Mud volcano growth by radial expansion: Examples from onshore Azerbaijan

Type Article
Date 2020-02
Language English
Author(s) Odonne Francis1, Imbert Patrice2, Dupuis Matthieu3, Aliyev Adil A.4, Abbasov Orhan R.4, Baloglanov Elnur E.4, Vendeville Bruno C.3, Gabalda Germinal1, Remy Dominique1, Bichaud Victoria1, Juste Rémy1, Pain Maëlys1, Blouin Arthur5, Dofal Anthony1, 3, Gertauda Mathieu1, 3
Affiliation(s) 1 : Géosciences Environnement Toulouse (GET), Observatoire Midi Pyrénées, Université de Toulouse, CNRS, IRD, UMR, 5563, 14 Avenue E. Belin, F31400, Toulouse, France
2 : TOTAL CSTJF, Avenue Larribau, 64000, Pau, France
3 : Univ. Lille, CNRS, Univ. Littoral Côte d’Opale, UMR 8187, LOG, Laboratoire d’Océanologie et de Géosciences, F 59000, Lille, France
4 : Institute of Geology and Geophysics, Azerbaijan National Academy of Sciences, H. Javid Avenue, 119, Baku, AZ1143, Azerbaijan
5 : IFREMER, REM/GM/LAD, Centre de Bretagne - ZI de la Pointe du Diable, F-29280, Plouzané, France
Source Marine And Petroleum Geology (0264-8172) (Elsevier BV), 2020-02 , Vol. 112 , P. 104051 (22p.)
DOI 10.1016/j.marpetgeo.2019.104051
WOS© Times Cited 6
Keyword(s) Flat-topped mud-volcanoes, Azerbaijan, Growth of flat mud volcanoes, Resistivity-gravity data, Low-density mud at depth, Mudflows stacking, Soft mud

We investigated the mode of growth of flat-topped mud volcanoes, through the study of three active edifices onshore Azerbaijan: they are the Bozdag-Guzdek, the Ayazakhtarma and the Akhtarma-Pashaly mud volcanoes. The three edifices are up to 80 m high and 3 km wide, and the recurrence time between eruptions from a few months to a few years. Surface changes during and between eruptions were documented by a combination of mapping from satellite pictures, repeated direct observation over five years and structural analysis. In addition, resistivity profiles and microgravity measurements were used to decipher their subsurface geometries. We interpret the flat-topped character of the mud volcanoes as the result of rapid “isostatic” readjustment of a brittle surface crust, < 1 m to tens of meters thick, overlying a ductile layer. The surface structure typically shows a concentric transition from an extensional regime in the vicinity of the emission center, to strike slip movements in a median ring, to a compressional regime with thrusts, and pop-up blocks or folds in the outer part of the plateau. Both the flat surface of these mud volcanoes and observed radial displacements of the surface, combined with the very low Bouguer anomaly of the Ayazakhtarma mud volcano, give arguments to propose that km-diameter, flat-topped mud volcanoes likely reflect the presence at a shallow depth (a few tens of meters?) of a large volume of soft mud. Rapid compaction at the surface forms a crust that moves away from a central feeding area, thereby transferring mud added at the center into lateral spreading, building a Coulomb prism all around the mud volcano and strongly limiting vertical buildup.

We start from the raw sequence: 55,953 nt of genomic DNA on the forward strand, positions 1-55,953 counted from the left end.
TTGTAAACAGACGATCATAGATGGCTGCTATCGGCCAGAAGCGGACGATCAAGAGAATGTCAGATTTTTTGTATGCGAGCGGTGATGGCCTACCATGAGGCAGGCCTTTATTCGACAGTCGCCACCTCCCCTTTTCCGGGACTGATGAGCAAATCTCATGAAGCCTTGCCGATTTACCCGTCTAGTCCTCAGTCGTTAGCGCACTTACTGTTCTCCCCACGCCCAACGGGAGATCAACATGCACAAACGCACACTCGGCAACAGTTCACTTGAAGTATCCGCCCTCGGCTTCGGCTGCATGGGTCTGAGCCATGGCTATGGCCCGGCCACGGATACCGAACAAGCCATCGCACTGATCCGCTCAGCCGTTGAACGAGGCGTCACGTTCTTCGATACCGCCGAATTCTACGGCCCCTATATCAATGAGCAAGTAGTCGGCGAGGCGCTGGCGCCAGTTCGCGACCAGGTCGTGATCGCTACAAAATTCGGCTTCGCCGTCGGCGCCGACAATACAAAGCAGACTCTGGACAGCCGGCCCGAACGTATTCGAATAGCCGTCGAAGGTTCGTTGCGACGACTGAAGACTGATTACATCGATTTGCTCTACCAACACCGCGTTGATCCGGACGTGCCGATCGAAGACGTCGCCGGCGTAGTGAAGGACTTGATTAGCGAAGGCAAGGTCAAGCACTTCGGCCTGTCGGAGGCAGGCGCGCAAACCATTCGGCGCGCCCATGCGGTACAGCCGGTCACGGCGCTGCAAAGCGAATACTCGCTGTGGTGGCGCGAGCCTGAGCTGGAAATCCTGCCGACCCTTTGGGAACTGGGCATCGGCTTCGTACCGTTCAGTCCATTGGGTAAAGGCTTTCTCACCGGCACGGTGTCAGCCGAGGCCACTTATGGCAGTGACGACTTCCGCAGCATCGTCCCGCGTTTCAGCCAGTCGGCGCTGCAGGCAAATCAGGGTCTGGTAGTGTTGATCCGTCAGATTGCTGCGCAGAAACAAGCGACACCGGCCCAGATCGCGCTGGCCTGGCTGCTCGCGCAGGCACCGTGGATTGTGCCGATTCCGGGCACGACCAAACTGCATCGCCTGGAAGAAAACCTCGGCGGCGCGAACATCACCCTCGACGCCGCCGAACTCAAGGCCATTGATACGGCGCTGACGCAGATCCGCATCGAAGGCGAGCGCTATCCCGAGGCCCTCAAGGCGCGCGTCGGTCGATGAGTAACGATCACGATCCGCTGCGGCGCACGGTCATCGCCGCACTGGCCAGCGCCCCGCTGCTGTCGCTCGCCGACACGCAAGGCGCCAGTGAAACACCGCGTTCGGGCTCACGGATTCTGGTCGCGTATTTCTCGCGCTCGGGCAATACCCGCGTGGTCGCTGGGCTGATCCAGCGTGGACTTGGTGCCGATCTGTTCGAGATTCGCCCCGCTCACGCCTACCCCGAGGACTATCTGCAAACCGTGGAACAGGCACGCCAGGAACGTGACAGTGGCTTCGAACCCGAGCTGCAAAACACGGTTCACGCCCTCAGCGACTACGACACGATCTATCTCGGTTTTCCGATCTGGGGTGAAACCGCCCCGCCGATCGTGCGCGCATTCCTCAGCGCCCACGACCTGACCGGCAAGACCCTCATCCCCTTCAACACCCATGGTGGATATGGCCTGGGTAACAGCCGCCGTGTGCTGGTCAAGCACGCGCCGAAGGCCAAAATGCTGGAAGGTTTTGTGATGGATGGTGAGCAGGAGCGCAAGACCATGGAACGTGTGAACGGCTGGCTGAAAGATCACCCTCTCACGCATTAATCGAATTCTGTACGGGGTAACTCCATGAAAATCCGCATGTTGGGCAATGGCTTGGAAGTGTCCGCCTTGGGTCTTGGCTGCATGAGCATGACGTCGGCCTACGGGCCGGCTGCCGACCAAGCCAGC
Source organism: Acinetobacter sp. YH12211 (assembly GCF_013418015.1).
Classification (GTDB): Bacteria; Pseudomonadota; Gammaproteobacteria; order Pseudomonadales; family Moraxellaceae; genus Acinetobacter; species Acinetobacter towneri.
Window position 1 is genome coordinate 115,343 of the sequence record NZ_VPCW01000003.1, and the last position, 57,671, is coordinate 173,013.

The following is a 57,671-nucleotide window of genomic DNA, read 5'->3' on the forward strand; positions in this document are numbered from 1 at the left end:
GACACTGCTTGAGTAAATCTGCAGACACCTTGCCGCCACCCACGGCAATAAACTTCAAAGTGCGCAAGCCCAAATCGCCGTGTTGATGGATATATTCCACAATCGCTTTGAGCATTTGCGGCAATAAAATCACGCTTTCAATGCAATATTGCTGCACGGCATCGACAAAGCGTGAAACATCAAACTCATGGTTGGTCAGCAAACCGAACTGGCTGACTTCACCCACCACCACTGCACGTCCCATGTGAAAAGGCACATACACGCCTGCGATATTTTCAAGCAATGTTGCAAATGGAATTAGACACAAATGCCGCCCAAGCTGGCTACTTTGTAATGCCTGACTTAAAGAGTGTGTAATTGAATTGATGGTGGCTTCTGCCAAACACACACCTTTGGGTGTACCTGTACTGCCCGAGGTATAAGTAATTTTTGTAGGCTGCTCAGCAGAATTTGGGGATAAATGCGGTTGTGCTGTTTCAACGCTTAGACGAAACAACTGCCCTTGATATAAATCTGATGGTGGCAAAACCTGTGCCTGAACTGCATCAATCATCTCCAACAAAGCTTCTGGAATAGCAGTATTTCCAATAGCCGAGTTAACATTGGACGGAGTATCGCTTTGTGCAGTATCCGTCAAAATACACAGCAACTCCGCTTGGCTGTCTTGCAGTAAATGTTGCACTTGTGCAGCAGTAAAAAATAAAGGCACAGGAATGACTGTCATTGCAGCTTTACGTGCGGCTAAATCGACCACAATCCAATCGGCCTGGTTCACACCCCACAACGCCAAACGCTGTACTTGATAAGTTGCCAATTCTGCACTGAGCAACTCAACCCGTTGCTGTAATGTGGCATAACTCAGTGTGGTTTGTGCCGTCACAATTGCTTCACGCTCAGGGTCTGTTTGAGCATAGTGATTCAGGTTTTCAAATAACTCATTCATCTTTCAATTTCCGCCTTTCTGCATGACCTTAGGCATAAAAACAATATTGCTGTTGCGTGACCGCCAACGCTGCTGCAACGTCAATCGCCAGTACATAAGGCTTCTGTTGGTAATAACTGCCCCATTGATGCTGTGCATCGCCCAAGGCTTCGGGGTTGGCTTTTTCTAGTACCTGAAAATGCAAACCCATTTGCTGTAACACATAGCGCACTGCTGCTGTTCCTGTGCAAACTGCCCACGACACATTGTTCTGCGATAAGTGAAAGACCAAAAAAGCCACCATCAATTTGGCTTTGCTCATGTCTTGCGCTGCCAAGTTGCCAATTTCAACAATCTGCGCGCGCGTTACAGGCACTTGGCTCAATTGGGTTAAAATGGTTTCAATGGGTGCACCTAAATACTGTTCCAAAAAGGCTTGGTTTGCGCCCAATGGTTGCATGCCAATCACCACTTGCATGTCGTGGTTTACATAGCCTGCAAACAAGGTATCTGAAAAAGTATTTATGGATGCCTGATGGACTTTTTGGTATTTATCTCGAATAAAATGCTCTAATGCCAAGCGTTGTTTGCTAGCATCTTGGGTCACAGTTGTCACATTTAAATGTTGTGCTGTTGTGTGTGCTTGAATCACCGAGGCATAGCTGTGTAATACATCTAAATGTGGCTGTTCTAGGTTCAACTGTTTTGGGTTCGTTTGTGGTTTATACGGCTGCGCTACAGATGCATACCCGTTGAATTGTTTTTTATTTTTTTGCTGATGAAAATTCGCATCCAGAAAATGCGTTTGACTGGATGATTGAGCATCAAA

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Odonne Francis, Imbert Patrice, Dupuis Matthieu, Aliyev Adil A., Abbasov Orhan R., Baloglanov Elnur E., Vendeville Bruno C., Gabalda Germinal, Remy Dominique, Bichaud Victoria, Juste Rémy, Pain Maëlys, Blouin Arthur, Dofal Anthony, Gertauda Mathieu (2020). Mud volcano growth by radial expansion: Examples from onshore Azerbaijan. Marine And Petroleum Geology, 112, 104051 (22p.). Publisher's official version : , Open Access version :